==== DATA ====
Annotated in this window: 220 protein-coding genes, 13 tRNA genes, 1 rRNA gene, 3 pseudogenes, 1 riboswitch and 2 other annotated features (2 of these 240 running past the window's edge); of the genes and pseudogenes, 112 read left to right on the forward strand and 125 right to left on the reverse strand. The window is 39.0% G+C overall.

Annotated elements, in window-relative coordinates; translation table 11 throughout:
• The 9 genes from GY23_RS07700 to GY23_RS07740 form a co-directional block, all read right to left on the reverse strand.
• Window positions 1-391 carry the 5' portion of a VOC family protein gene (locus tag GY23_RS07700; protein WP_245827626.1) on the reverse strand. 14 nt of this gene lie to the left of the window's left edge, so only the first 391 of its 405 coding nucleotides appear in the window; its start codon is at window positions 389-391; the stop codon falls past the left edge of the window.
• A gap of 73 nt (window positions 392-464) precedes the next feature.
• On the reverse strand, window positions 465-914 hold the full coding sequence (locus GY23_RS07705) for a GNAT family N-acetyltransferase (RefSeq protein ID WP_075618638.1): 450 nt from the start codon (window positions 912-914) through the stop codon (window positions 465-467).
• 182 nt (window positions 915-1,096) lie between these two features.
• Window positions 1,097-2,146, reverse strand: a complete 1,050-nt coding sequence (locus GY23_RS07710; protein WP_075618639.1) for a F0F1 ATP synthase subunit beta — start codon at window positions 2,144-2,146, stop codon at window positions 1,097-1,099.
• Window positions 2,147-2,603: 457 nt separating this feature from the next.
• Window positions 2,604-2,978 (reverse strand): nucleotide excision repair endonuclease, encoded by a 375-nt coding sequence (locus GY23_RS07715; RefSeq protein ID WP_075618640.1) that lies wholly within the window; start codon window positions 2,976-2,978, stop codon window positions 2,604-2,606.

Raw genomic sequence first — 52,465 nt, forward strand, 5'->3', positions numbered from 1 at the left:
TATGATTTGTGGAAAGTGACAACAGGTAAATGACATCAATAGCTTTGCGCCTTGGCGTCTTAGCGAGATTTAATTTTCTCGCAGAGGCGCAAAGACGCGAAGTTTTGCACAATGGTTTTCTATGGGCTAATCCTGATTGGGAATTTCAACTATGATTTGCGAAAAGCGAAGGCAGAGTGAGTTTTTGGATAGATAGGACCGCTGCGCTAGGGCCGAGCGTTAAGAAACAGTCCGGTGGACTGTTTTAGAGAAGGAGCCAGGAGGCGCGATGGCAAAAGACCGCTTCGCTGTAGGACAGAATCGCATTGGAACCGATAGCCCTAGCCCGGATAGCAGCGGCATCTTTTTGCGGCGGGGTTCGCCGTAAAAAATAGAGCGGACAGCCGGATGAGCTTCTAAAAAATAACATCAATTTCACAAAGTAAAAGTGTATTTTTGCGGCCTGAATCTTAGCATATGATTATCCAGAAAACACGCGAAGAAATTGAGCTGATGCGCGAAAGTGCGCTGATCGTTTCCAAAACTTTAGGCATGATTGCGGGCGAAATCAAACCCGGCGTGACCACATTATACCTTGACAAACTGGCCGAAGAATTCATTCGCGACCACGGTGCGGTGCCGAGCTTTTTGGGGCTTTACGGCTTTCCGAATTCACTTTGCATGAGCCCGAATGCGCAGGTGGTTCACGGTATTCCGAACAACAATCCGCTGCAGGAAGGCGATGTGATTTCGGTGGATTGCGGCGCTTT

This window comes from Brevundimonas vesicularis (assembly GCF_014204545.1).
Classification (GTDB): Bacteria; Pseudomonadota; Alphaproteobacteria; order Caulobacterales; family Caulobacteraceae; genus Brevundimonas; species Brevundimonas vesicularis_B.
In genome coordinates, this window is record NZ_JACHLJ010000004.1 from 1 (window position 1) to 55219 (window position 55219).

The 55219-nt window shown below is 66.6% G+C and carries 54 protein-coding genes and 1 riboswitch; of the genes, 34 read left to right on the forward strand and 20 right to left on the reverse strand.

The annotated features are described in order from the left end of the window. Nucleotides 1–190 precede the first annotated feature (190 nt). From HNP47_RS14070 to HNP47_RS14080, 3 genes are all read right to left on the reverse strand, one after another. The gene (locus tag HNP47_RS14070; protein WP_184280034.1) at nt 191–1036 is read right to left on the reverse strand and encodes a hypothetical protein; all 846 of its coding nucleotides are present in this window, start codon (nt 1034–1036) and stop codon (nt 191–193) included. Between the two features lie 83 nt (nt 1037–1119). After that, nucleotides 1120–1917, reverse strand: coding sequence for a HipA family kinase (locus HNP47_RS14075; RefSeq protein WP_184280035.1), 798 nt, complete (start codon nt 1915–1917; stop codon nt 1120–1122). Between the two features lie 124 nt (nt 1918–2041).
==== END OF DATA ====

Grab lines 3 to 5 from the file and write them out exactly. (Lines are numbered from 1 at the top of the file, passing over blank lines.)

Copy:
• The 9 genes from GY23_RS07700 to GY23_RS07740 form a co-directional block, all read right to left on the reverse strand.
• Window positions 1-391 carry the 5' portion of a VOC family protein gene (locus tag GY23_RS07700; protein WP_245827626.1) on the reverse strand. 14 nt of this gene lie to the left of the window's left edge, so only the first 391 of its 405 coding nucleotides appear in the window; its start codon is at window positions 389-391; the stop codon falls past the left edge of the window.
• A gap of 73 nt (window positions 392-464) precedes the next feature.